If wood makes up the highest percentage of C&D that gets recycled, iron and steel have the most volume in scrap metals…and are where the money is. “Copper and platinum are also high-dollar, but are less common,” says Steve Brezinski, heavy equipment product manager for materials handlers at Terex, who indicates that most of their equipment is in scrap yards.
Transfer stations sort through C&D and municipal waste, which is processed in feeder yards and sent to manufacturers or exported to developing nations. “It’s standard practice, especially with metal.”
After a building is demolished, contractors sort through materials using a grapple or magnet. Terex’s grapple features 360-degree rotation of the upper carriage, providing better visibility than the fixed cab of a wheel loader or excavator. It also has a longer reach, which allows it to stack higher. “It’s adept at sorting, cleanup and loading trucks and trailers,” Brezinski adds. “It improves efficiency.”
Terex’s MHL 350 is a solid rubber tire machine for the scrap yard with a 52-foot reach boom and stick. Rubber tires are faster and more efficient. “A lot of yards are improving, adding paved roads for peddler traffic, so rubber tires make sense,” Brezinski believes.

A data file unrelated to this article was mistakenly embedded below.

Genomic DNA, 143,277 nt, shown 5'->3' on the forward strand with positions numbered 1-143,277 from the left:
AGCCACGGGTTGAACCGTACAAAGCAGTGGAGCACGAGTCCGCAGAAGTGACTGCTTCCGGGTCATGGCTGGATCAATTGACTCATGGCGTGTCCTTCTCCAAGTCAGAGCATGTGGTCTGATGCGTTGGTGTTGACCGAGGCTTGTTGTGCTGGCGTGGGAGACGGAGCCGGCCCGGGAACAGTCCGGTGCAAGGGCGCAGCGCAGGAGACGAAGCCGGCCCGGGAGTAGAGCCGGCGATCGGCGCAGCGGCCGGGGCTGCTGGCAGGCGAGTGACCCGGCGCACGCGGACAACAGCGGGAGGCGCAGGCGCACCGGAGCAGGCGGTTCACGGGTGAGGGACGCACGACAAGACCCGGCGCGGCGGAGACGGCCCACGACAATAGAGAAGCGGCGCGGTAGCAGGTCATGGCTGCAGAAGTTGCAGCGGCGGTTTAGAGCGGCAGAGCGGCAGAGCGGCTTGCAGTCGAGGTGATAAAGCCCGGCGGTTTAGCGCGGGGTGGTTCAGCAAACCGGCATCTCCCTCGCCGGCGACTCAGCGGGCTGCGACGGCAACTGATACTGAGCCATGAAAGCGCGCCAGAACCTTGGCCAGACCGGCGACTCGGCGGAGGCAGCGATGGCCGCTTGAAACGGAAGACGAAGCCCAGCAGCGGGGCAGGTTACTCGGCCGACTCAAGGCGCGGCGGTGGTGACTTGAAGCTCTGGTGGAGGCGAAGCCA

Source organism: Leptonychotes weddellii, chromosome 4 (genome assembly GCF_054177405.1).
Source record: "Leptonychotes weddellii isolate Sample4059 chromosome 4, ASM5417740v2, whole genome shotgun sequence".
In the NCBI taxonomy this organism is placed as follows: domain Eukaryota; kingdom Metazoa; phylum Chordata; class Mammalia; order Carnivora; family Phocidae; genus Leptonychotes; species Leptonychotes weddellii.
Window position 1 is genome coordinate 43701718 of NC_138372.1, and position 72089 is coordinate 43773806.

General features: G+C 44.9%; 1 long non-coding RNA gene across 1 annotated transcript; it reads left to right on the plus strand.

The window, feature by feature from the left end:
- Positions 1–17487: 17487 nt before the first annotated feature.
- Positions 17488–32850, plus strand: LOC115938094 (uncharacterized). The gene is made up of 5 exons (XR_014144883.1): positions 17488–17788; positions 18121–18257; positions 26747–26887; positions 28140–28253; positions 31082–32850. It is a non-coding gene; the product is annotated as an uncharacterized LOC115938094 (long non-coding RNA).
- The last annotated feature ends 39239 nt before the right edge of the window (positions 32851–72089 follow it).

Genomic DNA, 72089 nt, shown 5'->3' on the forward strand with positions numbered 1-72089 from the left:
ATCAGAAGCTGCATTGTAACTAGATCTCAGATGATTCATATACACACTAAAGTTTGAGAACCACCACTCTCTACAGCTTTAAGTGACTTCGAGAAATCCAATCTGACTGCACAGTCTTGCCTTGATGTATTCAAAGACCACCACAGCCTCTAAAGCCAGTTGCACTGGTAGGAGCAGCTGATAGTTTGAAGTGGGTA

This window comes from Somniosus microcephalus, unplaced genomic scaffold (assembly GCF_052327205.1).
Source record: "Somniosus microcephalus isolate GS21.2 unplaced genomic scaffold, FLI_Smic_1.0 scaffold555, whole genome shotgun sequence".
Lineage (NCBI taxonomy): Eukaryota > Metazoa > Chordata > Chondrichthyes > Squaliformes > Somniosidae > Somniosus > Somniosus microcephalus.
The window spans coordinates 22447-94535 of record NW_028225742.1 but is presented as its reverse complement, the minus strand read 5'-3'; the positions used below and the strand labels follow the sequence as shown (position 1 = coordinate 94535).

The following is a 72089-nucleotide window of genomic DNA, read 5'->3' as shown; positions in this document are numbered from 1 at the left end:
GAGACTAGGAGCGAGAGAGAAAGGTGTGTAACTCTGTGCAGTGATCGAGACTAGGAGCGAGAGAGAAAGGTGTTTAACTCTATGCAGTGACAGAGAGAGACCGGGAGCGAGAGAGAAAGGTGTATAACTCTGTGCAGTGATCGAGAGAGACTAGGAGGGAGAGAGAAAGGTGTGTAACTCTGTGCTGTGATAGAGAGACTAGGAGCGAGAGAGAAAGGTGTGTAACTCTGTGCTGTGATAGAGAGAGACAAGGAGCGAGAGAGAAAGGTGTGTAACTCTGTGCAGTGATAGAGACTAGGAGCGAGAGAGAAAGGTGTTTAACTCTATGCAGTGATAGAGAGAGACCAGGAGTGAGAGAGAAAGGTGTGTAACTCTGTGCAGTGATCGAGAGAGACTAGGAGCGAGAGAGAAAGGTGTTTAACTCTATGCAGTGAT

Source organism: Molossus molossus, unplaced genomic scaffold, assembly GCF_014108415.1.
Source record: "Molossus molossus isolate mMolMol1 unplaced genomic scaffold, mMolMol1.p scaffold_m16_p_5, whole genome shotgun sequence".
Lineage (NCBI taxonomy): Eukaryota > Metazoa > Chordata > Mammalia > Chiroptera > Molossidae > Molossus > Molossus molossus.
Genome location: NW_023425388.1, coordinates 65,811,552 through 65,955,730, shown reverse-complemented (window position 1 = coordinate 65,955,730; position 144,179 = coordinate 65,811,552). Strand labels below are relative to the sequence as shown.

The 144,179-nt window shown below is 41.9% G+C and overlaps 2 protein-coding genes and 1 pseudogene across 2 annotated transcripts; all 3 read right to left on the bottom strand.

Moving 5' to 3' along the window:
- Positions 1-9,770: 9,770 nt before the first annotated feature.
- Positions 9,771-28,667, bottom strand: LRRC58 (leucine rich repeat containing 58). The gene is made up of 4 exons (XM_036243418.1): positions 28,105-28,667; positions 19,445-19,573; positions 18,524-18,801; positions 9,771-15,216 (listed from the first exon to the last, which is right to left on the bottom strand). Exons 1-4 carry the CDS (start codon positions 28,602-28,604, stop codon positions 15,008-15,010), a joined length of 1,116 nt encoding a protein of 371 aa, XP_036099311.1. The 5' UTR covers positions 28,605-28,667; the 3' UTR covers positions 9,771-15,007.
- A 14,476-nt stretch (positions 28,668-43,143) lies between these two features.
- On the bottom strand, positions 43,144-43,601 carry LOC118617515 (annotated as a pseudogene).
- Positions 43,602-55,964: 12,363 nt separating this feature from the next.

Differentiating features include its long reach, 18-foot eye level, and onboard equipment, including a generator and full-color display monitor and push-button controls. “It’s ergonomic and versatile,” Brezinski sums up. Estimating that it can save 20-30 minutes loading trailers because the upper part of the machine rotates, he says, “You don’t have to move the machine as much due to the longer reach. It’s good for tight spaces. Efficiency is also gained through visibility.”
Range is No. 1. The MHL 350 is used for sorting and cleanup due to its ultra-long reach. “It was used in the Katrina cleanup for trees and wood because of its reach,” Brezinski says. A customer in Kansas uses it to sort metals in C&D material, reloading vessels headed for C&D landfills. Other customers include metal scrap yards, transfer stations and anyone who does bulk material handling, such as unloading sand and coal off barges. “It can reach across the barge. Elevating the cab helps.” Elevating the cab for operator efficiency is No. 2.“It’s a flexible tool. You can add clamshell buckets for aggregates, a magnet for shredded material, or shears. It helps maximize recyclables on a demo site. If you’re in a growth industry or expanding your business, you need efficiency to get through the volume and to process more volume daily.”